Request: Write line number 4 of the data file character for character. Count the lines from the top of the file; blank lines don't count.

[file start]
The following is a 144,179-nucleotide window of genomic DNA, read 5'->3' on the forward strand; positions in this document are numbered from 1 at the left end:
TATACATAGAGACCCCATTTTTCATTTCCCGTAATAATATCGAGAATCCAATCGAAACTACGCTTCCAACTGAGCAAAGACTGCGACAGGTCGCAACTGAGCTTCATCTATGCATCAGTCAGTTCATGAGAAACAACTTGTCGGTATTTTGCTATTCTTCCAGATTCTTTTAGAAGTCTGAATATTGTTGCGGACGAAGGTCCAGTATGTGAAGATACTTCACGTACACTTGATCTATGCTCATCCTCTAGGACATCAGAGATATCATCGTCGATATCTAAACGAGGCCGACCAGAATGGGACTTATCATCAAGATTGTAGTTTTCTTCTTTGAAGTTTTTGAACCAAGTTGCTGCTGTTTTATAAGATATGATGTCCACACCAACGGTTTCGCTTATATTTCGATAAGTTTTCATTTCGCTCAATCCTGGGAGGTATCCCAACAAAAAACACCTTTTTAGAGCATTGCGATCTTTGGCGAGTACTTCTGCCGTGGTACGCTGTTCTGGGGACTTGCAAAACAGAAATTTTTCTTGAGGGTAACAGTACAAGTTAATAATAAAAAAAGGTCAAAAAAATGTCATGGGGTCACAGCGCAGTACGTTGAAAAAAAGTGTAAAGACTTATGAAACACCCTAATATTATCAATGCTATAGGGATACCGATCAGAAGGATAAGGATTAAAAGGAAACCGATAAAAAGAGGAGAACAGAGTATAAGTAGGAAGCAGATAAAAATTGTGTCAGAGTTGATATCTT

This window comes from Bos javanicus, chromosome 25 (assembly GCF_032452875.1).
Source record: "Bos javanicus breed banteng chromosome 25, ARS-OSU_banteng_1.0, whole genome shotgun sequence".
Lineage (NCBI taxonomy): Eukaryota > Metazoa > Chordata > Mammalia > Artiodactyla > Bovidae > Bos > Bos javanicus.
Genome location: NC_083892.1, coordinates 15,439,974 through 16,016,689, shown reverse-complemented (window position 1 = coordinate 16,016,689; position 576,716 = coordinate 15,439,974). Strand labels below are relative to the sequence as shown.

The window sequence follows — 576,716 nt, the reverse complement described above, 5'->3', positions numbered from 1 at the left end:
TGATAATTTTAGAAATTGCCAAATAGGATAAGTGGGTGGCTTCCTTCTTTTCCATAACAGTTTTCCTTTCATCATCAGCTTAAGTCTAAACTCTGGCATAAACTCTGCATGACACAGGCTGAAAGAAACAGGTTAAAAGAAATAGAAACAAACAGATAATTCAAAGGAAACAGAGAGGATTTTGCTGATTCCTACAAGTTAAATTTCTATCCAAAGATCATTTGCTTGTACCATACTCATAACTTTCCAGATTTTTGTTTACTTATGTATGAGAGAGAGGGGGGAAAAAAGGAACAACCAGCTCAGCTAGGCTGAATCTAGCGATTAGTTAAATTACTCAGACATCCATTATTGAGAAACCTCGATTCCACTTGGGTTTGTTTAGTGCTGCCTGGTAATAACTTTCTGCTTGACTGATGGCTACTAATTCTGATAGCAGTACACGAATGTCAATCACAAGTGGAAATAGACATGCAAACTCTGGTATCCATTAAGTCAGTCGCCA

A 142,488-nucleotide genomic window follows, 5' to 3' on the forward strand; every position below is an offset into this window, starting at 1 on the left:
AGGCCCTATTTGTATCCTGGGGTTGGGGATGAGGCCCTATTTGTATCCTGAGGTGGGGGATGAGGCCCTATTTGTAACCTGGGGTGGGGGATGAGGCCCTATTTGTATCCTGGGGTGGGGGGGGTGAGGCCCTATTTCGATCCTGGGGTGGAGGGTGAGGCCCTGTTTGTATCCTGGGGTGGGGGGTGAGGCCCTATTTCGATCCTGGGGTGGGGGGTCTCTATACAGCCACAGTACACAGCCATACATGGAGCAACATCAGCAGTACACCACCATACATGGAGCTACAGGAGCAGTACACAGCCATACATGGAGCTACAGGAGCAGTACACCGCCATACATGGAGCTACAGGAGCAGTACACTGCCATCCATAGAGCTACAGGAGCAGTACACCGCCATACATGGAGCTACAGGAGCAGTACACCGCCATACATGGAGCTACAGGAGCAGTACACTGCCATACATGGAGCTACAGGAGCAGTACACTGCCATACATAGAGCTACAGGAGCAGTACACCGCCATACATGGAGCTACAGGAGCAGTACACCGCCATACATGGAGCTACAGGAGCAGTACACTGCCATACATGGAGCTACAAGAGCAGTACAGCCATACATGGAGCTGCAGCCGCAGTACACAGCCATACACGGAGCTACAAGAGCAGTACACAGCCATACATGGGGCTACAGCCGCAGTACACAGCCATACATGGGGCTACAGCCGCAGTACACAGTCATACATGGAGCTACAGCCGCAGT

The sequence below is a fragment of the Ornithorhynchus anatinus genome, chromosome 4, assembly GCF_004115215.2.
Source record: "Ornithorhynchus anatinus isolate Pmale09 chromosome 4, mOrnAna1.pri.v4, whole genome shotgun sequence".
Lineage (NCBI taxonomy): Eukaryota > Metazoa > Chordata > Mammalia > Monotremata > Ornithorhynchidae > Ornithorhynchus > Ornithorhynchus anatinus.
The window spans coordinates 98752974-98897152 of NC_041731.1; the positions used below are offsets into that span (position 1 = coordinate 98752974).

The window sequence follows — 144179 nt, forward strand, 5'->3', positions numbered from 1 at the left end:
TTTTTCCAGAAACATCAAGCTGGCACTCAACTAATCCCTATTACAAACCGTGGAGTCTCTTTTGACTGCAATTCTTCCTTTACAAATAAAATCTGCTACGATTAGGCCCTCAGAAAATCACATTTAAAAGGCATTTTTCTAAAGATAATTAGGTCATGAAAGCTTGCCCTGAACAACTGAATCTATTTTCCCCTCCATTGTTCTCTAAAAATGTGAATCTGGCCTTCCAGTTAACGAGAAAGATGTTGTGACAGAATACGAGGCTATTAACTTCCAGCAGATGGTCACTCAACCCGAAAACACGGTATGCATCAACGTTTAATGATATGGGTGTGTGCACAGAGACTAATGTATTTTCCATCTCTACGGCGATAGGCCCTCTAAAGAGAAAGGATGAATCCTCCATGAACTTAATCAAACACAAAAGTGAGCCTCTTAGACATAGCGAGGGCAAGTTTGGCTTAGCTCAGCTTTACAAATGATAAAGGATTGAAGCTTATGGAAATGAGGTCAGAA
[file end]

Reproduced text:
Source record: "Bos javanicus breed banteng chromosome 25, ARS-OSU_banteng_1.0, whole genome shotgun sequence".